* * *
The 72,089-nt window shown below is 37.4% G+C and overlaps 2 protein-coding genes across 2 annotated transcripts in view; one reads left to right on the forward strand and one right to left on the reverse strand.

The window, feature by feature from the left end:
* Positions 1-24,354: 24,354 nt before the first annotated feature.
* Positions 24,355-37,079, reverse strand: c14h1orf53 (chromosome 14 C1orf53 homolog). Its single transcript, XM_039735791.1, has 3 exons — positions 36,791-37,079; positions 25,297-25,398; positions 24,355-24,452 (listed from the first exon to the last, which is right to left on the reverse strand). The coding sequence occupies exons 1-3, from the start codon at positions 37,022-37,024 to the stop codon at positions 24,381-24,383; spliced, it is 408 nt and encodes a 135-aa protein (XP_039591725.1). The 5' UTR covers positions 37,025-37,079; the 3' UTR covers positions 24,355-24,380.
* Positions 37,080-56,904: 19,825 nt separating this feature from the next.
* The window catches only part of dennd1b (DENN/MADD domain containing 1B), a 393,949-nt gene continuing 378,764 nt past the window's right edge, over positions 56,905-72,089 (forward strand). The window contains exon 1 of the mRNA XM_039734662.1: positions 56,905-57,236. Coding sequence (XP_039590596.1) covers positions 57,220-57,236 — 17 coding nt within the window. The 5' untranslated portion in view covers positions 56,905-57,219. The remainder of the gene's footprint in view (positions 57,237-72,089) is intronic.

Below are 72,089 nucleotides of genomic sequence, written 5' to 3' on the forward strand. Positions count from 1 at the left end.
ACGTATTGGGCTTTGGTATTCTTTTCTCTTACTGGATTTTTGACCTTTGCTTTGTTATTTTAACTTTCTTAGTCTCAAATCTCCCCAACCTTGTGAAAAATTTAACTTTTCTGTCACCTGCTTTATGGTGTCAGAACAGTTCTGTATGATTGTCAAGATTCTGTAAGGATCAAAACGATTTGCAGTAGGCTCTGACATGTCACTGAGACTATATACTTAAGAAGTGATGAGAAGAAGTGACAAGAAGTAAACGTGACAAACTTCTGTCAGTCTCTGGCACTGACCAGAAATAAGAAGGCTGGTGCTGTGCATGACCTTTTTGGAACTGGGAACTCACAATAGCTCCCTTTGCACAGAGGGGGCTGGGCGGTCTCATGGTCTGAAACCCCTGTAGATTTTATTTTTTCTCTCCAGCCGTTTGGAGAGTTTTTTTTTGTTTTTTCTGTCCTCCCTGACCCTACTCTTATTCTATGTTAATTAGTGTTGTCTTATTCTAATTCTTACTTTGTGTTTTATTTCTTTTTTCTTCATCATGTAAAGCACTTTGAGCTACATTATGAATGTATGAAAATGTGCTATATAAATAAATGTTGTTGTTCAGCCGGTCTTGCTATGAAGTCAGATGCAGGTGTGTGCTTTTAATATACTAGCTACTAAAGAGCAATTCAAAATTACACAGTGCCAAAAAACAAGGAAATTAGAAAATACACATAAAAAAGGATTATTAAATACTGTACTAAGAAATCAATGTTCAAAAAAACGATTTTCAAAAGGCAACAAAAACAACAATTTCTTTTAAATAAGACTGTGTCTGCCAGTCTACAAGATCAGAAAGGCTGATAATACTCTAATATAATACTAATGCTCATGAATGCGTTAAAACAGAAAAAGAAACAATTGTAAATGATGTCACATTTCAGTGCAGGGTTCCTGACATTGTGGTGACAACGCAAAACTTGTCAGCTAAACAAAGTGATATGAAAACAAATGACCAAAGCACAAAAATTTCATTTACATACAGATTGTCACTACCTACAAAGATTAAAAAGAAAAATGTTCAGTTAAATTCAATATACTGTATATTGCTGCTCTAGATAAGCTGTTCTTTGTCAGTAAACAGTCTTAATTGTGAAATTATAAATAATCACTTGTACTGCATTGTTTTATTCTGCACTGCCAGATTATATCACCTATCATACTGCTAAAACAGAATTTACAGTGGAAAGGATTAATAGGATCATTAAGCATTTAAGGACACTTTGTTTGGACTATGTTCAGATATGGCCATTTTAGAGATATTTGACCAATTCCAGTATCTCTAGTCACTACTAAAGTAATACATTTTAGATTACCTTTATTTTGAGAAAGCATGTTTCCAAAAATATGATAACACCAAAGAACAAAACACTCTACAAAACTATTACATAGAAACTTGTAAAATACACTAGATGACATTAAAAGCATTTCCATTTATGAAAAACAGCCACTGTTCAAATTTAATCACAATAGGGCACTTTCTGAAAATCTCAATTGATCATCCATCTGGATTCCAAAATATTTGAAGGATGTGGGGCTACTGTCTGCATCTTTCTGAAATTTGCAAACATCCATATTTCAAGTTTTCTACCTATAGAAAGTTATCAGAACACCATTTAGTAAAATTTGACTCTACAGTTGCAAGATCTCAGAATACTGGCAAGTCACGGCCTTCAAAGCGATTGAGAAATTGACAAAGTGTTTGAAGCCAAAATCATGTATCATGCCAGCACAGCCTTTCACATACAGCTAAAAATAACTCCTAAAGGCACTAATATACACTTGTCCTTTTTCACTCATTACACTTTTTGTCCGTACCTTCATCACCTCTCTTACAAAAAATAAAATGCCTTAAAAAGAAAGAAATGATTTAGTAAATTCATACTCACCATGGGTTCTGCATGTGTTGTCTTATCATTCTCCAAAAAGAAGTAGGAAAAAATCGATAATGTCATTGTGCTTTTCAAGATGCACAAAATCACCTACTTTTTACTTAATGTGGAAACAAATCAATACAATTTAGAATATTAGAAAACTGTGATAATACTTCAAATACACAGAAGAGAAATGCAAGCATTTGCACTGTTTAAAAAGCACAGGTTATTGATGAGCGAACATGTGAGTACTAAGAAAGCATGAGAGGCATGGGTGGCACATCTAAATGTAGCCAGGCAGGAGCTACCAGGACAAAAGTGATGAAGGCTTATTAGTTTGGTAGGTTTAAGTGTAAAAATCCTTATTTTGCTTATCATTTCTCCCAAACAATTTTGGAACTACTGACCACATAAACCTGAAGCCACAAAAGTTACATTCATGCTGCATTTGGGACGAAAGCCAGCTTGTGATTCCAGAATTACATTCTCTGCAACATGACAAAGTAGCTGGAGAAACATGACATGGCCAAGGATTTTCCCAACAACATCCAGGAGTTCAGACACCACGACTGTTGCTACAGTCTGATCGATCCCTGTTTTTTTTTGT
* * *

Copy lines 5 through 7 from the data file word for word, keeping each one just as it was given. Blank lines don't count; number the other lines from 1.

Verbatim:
* Positions 37,080-56,904: 19,825 nt separating this feature from the next.
* The window catches only part of dennd1b (DENN/MADD domain containing 1B), a 393,949-nt gene continuing 378,764 nt past the window's right edge, over positions 56,905-72,089 (forward strand). The window contains exon 1 of the mRNA XM_039734662.1: positions 56,905-57,236. Coding sequence (XP_039590596.1) covers positions 57,220-57,236 — 17 coding nt within the window. The 5' untranslated portion in view covers positions 56,905-57,219. The remainder of the gene's footprint in view (positions 57,237-72,089) is intronic.

Below are 72,089 nucleotides of genomic sequence, written 5' to 3' on the forward strand. Positions count from 1 at the left end.